Not to be left out of the fashion show parade, Marshall Field’s held shows at both Old Orchard and the State St stores.
Earlier Marshall Fields had hosted an even bigger fashion show on March 10, at the Sheraton-Blackstone. Fashion Director, Mrs. Kathleen Catlin, brought the import collection of 52 dresses. It heavily featured the chemise, the newest look. Several hats adorn the drawings included in the Tribune article. Two were specifically presented by Givenchy. ” …high crowns: Wide brimmed silhouette is fashioned completely of black netting; towering pillbox of white organdy trails two full blown windsocks.”
This had the attention of the Chicago society elite. The hats worn to the event were well described. The room was “a sea of flowers.”
Some of the women were mentioned:
Mrs. Hughston M. McBain, and Mrs. E. Hall Taylor – mimosa
Mrs. Byron Harvey – beret draped with hundreds of white rose petals;
Mrs. William F. Borland – white straw beret (photographed);
Mrs. Kellogg Fairbanks – wide brimmed cabbage rose;
Mrs. Bruce Thorne Jr, Mrs. Maurice P. Geraghty, and Mrs. John A. Prosser – “black veiling with birds or butterflies”;
Mrs. Robert A. Gardener Jr- ” row of tiny brown velvet bows atop a veil”;
Mrs. Wesley M. Dixon – “white feather birds” head veil;
Mrs. Herbert P. L. McLaughlin and Mrs. George S. Isham – Bachelor buttons
SAKS FIFTH AVENUE
Saks Fifth Avenue brought in their milliner from NY, to offer consultations in-store. On March 6 and 8, Mrs. Virginia Wallace was on hand to reveal the loveliness of the “Sweet butter straws prepared to melt.” These flower covered hats were priced from $10.95 to $14.95. They were available on the fifth floor in the Young Elite Hat section.
Bonwit Teller starts off March with a special event featuring a visit from Irene of New York, on March 3, and followed with a visit by Miss Alice on March 11 and 12. Miss Alice had also been there in 1957.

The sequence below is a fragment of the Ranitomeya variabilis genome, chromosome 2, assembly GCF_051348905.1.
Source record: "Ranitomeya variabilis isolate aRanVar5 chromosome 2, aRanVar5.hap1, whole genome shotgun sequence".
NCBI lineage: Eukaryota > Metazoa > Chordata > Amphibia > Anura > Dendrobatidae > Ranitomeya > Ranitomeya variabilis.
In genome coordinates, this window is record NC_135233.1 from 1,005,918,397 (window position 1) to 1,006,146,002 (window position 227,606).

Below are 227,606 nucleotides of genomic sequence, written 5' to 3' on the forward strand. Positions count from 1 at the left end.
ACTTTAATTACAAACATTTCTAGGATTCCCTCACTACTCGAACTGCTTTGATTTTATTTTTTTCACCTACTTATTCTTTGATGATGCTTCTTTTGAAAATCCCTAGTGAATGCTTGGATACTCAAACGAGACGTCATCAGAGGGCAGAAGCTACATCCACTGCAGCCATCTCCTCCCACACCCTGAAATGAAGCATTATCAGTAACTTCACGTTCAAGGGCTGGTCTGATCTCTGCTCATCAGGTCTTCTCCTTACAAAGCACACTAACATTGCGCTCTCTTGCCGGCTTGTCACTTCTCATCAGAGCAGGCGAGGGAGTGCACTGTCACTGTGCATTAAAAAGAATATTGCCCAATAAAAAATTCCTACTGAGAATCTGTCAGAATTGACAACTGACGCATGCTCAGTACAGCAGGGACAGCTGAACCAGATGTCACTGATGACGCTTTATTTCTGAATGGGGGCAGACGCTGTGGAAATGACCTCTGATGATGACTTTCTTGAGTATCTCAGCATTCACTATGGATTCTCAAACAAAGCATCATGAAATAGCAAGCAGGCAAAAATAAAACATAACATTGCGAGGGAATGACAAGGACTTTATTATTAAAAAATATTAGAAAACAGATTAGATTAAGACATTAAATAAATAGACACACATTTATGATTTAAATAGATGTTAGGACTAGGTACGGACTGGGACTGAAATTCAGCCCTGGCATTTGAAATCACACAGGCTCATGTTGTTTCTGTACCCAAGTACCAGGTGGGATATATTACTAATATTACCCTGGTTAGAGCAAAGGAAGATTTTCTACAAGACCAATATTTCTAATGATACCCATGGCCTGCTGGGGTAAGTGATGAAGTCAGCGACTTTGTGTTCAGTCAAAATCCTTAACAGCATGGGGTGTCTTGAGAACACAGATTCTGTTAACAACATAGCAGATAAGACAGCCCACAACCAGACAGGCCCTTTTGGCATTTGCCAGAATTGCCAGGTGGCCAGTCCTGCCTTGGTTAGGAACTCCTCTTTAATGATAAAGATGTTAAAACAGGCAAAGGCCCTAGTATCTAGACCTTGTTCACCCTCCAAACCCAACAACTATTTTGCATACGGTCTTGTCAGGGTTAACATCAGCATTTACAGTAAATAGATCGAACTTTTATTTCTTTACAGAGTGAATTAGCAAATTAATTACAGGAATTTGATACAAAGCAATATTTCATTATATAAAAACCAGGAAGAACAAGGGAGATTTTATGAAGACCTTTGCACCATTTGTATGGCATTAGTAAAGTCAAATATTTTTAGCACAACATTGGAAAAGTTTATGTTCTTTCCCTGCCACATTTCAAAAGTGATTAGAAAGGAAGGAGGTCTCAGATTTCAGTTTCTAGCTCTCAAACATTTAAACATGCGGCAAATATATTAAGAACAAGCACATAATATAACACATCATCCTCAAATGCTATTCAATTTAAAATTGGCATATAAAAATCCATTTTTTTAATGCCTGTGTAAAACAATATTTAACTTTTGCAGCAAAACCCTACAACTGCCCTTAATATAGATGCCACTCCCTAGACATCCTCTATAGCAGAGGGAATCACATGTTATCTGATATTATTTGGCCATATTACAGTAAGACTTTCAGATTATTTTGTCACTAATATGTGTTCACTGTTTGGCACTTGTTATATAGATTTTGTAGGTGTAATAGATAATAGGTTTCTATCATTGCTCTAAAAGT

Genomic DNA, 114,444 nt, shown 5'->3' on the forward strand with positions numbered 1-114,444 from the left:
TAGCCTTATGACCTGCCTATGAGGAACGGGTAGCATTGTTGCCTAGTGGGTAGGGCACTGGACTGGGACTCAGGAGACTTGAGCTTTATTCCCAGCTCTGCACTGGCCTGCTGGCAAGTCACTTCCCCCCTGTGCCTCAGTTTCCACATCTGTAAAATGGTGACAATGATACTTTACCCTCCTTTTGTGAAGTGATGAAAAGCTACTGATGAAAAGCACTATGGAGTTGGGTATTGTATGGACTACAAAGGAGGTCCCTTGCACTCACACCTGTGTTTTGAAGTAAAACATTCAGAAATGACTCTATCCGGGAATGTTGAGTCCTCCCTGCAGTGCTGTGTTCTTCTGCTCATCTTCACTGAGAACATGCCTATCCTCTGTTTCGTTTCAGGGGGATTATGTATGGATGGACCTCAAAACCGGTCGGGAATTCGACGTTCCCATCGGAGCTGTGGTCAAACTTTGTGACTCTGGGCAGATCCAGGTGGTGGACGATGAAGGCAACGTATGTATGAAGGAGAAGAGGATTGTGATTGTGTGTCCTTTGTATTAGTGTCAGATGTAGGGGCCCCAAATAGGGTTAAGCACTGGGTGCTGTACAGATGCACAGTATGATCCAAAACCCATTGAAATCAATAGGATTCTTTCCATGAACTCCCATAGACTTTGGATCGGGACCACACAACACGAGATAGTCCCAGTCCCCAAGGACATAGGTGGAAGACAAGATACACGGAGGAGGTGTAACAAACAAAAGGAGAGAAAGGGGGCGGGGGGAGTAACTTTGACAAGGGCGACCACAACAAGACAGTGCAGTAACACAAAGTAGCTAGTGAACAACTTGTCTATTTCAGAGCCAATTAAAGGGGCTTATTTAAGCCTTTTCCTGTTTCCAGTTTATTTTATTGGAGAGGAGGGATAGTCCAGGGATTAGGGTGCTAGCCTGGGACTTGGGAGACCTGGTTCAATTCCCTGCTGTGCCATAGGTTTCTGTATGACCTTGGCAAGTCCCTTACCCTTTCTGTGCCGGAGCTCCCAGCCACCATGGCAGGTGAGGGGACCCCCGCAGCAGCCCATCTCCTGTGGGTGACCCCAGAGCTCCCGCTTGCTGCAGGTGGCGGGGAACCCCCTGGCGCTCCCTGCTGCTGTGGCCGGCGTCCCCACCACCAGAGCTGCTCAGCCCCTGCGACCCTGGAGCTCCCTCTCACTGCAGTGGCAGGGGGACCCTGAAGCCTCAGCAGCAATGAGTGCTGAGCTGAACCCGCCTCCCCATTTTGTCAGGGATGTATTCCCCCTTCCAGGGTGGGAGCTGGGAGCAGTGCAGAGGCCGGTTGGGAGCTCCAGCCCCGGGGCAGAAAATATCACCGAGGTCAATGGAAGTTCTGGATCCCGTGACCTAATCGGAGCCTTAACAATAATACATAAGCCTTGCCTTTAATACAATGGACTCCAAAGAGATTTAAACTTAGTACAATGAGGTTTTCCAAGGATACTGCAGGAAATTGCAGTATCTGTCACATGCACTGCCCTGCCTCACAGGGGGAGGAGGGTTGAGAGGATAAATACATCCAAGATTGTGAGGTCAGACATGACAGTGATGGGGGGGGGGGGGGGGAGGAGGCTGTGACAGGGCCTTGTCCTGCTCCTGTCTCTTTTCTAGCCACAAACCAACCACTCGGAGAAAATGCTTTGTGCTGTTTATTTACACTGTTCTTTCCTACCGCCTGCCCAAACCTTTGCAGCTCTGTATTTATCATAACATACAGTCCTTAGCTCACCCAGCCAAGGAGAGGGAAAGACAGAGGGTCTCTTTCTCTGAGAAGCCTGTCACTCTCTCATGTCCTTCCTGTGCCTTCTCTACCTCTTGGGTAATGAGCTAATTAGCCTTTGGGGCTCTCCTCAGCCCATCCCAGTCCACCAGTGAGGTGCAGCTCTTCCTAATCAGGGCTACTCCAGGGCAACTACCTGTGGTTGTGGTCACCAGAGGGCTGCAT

The article by Marylou Luther, “These Hats of Spring Revamp Vamp of 1920s,” provided an in-depth explanation of the Miss Alice hats at Bonwits. The hats to reflect the 1920s cloche and turban were from $45 to $65. The “Katy” hats of sailors and Bretons was exemplified by a green and white “houndstooth” straw with upturn brim and velvet ribbon bow for $39.50. It was called the Beau Catcher. A roller silhouette of organdy went for $45.
Bonwits Teller, located at 830 N. Michigan Ave. regularly advertised womens fashions, including millinery. March 21 had an ad for a straw cloche, Daisy Crazy for $9.95. http://archives.chicagotribune.com/1958/03/21/page/2
Bonwits silk organza with veil Merry Go Round by Betmar for $7.95 was advertised on March 24, 1958.
Bonwit was back to bringing in star milliners, by hosting Mr. Arnold 3/26 and 3/27. Seen in an ad was the “chemise cloche.”
The Thurs paper of that week showed a “puckish cap” of green fabric leaves with single rose in front center from Mr. Arnold and mentions his appearance at Bonwit.
Mr. Arnold may well have paid a visit to Bramson’s too, if he stuck around to the end of the month. At least one of his hats were featured in an automobile advertisement. It was a wide brimmed hat by Mr. Arnold in a tie in ad with the Premier Landau Lincoln car, which it seems was on display at the Bramson store, along with the hat.http://archives.chicagotribune.com/1958/03/30/page/6
MARSHALL FIELD AND CO.
It was a grand day when Miss Sally Victor visited Marshall Fields on March 4 and 5. Her hats were said to be a good balance for the shorter skirts that season. The one shown in the ad was priced at $85, available in the French Room on the fifth floor.
Marshall Fields has an ad identified as at Old Orchard, featuring vibrant Paris pink accessories. The cloche hat at $16.95 is drawn in black with white dots, so it impossible to know if the black was the pink or the dots. Other items in the ad were white gloves, necklace, carnation, and white with black dots silk shantung blouse, still leaving the question unanswered as to what was pink.
Another Field’s half page ad has three hats featured, described as skimmer, bubble and breton. These were available on the 5th floor in the
Rarely are ads seen for millinery on the lower level Budget Floor of Marshall Fields, but the March 2 ad has $9 hats. They had 163 styles of hats in this offering, which must have been a splendid sight to see.
A recurring column of the Tribune was Fashions By Angela. In a box article there were three hat drawings. G. Howard Hodghes hats of light straw from Lyttons of a wreath motif. http://archives.chicagotribune.com/1958/03/21/page/2
MANDEL BROS DEPARTMENT STORE
Mandel’s started off March with three days of in-store special informal modeling of John Frederic’s Charmers, the modest priced line. Miss Charmer from New York was doing the honors of modeling. The article covering the Mandel’s event referred to Mr. Frederic as Mr. Fred. Perhaps only the established fashion writer Evelyn Livingstone was allowed to use that name.